similar triangles to estimate the height
of the
pyramids by measuring the length of
their shadows at the moment when his own shadow was equal to his
height; and to have estimated the distances to ships at sea as seen
from a clifftop, by measuring the horizontal distance traversed by
the lineofsight for a known fall, and scaling up to the height of
the whole cliff. Such techniques would have been familiar to the
ancient Egyptians. Problem 57 of the
Rhind
papyrus, a thousand years earlier, defines the
seqt or
seked as the ratio of the run to the rise of a
slope,
i.e. the reciprocal of gradients as
measured today. The slopes and angles were measured using a
sighting rod that the Greeks called a
dioptra, the forerunner of the Arabic
alidade. A detailed contemporary collection of
constructions for the determination of lengths from a distance
using this instrument is known, the
Dioptra of
Hero of Alexandria (c. 1070 AD), which
survived in Arabic translation; but the knowledge became lost in
Europe. In China,
Pei Xiu (224–271)
identified "measuring right angles and acute angles" as the fifth
of his six principles for accurate mapmaking, necessary to
accurately establish distances; while
Liu
Hui (c. 263) gives a version of the calculation above, for
measuring perpendicular distances to inaccessible places.
In the field, triangulation methods were apparently not used by the
Roman specialist land surveyors, the
agromensores; but
were introduced into medieval Spain through
Arabic treatises on the
astrolabe, such as that by Ibn alSaffar (d.
1035).
Abū
Rayhān Bīrūnī (d. 1048) also introduced triangulation
techniques to measure the size of the Earth and the distances
between various places. Simplified Roman techniques then seem to
have coexisted with more sophisticated techniques used by
professional surveyors. But it was rare for such methods to be
translated into
Latin (a manual on Geometry, the eleventh century
Geomatria
incerti auctoris is a rare exception), and such techniques
appear to have percolated only slowly into the rest of Europe.
Increased awareness and use of such techniques in Spain may be
attested by the medieval
Jacob's
staff, used specifically for measuring angles, which dates from
about 1300; and the appearance of accurately surveyed coastlines in
the
Portolan charts, the earliest of
which that survives is dated 1296.
Gemma Frisius and triangulation for mapmaking
On land, the Dutch cartographer
Gemma
Frisius proposed using triangulation to accurately position
faraway places for mapmaking in his 1533 pamphlet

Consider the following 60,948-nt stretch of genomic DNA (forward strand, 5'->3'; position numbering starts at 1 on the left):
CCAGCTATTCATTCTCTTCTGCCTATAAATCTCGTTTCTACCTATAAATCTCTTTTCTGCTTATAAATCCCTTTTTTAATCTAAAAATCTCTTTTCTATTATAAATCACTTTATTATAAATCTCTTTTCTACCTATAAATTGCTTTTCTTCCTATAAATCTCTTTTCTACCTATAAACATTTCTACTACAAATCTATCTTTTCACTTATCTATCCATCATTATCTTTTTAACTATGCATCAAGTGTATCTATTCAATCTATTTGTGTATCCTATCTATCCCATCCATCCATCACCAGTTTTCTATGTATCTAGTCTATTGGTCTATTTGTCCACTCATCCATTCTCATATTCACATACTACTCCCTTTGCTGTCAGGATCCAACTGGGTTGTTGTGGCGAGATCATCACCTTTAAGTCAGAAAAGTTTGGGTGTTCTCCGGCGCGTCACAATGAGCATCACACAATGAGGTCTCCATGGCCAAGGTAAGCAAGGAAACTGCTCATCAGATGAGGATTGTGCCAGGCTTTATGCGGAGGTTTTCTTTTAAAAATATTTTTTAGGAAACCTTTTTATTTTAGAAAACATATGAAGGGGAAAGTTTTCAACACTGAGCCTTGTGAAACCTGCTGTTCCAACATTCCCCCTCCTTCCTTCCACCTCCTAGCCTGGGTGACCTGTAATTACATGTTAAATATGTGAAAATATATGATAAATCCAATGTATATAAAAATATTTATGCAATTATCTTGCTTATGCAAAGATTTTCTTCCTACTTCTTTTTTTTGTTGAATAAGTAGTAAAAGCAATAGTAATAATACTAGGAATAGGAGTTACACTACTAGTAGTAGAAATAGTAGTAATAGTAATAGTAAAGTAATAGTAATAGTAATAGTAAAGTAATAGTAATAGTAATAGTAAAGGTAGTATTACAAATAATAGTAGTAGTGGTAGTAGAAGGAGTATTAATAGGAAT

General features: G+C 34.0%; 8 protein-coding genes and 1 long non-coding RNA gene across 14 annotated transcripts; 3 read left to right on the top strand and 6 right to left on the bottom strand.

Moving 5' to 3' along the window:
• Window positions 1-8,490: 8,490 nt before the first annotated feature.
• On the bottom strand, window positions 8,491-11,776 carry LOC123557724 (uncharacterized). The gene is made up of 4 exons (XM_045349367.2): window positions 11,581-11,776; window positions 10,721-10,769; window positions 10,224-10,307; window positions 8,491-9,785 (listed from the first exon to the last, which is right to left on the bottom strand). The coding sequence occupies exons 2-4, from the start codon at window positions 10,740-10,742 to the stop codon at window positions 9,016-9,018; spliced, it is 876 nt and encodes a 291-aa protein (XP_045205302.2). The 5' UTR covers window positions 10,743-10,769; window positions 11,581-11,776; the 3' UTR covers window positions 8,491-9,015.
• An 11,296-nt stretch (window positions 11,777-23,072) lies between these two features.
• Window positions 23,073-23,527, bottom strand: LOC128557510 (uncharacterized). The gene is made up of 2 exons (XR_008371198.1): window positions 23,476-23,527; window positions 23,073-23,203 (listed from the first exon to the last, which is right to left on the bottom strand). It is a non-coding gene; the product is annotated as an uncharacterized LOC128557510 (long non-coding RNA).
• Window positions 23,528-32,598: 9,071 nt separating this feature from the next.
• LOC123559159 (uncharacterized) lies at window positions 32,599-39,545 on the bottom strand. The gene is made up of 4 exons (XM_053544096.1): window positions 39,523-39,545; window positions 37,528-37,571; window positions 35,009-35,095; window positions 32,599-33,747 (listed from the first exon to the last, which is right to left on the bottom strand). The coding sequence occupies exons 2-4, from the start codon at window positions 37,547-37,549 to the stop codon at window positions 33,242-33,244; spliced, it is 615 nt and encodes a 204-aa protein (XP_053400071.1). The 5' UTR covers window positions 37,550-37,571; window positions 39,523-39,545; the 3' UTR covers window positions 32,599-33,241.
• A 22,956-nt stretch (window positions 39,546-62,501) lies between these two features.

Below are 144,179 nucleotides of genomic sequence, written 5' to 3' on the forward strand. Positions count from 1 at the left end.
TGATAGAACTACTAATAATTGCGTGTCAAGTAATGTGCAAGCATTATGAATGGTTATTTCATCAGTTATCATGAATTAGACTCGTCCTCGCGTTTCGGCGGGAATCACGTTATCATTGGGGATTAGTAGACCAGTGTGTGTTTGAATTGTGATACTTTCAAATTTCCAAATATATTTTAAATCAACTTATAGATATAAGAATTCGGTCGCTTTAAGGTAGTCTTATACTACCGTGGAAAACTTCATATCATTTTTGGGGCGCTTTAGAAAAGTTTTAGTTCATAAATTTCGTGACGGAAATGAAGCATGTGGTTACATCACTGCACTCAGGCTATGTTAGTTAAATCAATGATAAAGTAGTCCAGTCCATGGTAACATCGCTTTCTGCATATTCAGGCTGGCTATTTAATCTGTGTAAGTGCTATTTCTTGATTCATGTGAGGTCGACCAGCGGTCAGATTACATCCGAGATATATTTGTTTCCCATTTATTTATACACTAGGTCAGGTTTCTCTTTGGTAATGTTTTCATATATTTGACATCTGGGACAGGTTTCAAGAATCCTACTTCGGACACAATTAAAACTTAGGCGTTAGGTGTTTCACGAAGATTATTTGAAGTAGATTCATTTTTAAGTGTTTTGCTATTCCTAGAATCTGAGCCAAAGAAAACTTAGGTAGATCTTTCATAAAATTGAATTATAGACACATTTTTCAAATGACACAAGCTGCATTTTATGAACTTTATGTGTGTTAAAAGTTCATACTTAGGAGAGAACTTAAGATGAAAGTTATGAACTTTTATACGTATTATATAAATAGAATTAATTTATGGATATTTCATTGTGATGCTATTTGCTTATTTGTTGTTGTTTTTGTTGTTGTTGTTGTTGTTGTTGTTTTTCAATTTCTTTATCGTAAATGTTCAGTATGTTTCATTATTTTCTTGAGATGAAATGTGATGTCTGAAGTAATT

Libellus de
Locorum describendorum ratione (
Booklet concerning a way
of describing places) , which he bound in as an appendix in a
new edition of
Peter Apian's
bestselling 1524
Cosmographica. This became very
influential, and the technique spread across Germany, Austria and
the Netherlands.
The astronomer Tycho
Brahe applied the method in Scandinavia, completing a detailed
triangulation in 1579 of the island of Hven, where his
observatory was based, with reference to key landmarks on both
sides of the Øresund, producing
an estate plan of the island in 1584. In England Frisius's
method was included in the growing number of books on surveying
which appeared from the middle of the century onwards, including
William Cunningham's
Cosmographical Glasse (1559),
Valentine Leigh's
Treatise of Measuring All Kinds of Lands
(1562),
William
Bourne's
Rules of Navigation (1571),
Thomas Digges's
Geometrical Practise named
Pantometria (1571), and
John
Norden's
Surveyor's Dialogue (1607). It has been
suggested that
Christopher Saxton
may have used roughandready triangulation to place features in
his county maps of the 1570s; but others suppose that, having
obtained rough bearings to features from key vantage points, he may
have the estimated the distances to them simply by guesswork.
Willebrord Snell and modern triangulation networks
The modern
systematic use of triangulation networks stems from the work of the
Dutch mathematician Willebrord
Snell, who in 1615 surveyed the distance from Alkmaar to BergenopZoom, approximately 70 miles (110 kilometres), using a
chain of quadrangles containing 33 triangles in all. The two
towns were separated by one degree on the meridian, so from his
measurement he was able to calculate a value for the circumference
of the earth  a feat celebrated in the title of his book
Eratosthenes Batavus (